Since President Obama signed the JOBS Act into law this week, small businesses and entrepreneurs have gained another option to raise funds. They’ll have to wait until early 2013, though, because the Securities and Exchange Commission has 270 days to write up the rules and set up the registration process. As the bill’s name suggests, the JOBS Act is supposed to drive the recovery and creation of jobs, but with it comes its faults. Many financial analysts, lawyers, and bloggers have made their case that people with less than $1 million in assets will not have the capability to avoid scam artists that use the new law to create phony investments. As a result, crowd funding may not be the best option to create new jobs.
Small businesses and entrepreneurs that use crowd funding as a method to raise financial capital will most likely have to face a large amount of investors. As Jill Radloff explains, “Acquiring numerous shareholders through crowdfunding can have unintended consequences. It likely will make investments by venture capital groups impossible and can significantly complicate or block an exit. An entrepreneur can lose control of his or her company. It will require an entrepreneur to function as an investor relations officer and respond to numerous inquiries from shareholders. Lastly, the likely impersonal nature of crowdfunding increases the possibility of attracting disruptive investors.” As the effects for the crowd funding option become clearer to small businesses and entrepreneurs, they may want to avoid the option altogether to protect themselves from its overbearing consequences.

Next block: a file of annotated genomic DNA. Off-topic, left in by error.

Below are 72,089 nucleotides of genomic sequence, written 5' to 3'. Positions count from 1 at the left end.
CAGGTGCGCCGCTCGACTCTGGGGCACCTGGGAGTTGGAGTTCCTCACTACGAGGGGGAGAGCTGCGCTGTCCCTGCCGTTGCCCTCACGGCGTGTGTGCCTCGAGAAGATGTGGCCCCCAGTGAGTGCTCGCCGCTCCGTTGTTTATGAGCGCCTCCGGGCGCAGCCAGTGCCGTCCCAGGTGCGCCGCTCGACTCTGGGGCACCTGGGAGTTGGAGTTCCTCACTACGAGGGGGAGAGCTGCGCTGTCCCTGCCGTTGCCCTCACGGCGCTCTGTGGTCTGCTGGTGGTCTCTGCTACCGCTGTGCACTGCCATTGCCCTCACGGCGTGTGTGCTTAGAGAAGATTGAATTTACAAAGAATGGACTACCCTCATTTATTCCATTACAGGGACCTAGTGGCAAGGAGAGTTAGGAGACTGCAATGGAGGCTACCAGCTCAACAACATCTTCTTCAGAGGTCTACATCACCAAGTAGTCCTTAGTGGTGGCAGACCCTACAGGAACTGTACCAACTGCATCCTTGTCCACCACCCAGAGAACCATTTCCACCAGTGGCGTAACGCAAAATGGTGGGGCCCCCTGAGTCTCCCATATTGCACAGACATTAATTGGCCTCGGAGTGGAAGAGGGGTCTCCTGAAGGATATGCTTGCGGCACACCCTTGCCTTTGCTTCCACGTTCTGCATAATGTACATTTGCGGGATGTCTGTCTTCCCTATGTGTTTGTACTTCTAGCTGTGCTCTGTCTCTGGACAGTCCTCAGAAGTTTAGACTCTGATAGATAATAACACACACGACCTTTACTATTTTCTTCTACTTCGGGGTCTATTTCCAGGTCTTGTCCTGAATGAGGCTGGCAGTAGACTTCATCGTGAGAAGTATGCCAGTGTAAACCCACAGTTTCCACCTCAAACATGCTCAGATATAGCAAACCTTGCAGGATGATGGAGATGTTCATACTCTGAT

One of the more tried and trusted methods to create new jobs include using the concept of sweat equity to acquire human capital. Small businesses and entrepreneurs have been using sweat equity for decades to create their initial team. Companies that relied on sweat equity investors include Microsoft, Apple, and Dell, and by all means, these companies created thousands of jobs. The founders of these firms convinced their initial team members to work off a combination of equity and cash, which by characterization is a form of sweat equity compensation. Sweat equity is defined as offering one’s sweat, or services, in exchange for equity. Using this method, small businesses and entrepreneurs can avoid short term investments from the crowd by convincing managers, consultants, and/or independent service providers to provide their expertise in exchange for ownership in the company plus any cash that becomes available throughout the development of the business.
According to successful entrepreneur Mark Cuban, sweat equity is the best start-up capital. Using sweat equity to acquire human capital enables small businesses and entrepreneurs to rely on the collective sum of the attributes, life experience, knowledge, inventiveness, energy, and enthusiasm that its people choose to invest in their work. Evidently, human capital is a powerful asset. Even without any funds available, a team of skilled, experienced, knowledgeable, energetic, and enthusiastic people can be capable of anything. Entrepreneurs may realize that soon after acquiring a powerful team, full of successful people, your company will be more likely to develop a business that produces positive cash flows, which most people, especially investors, will see as a sign of viability.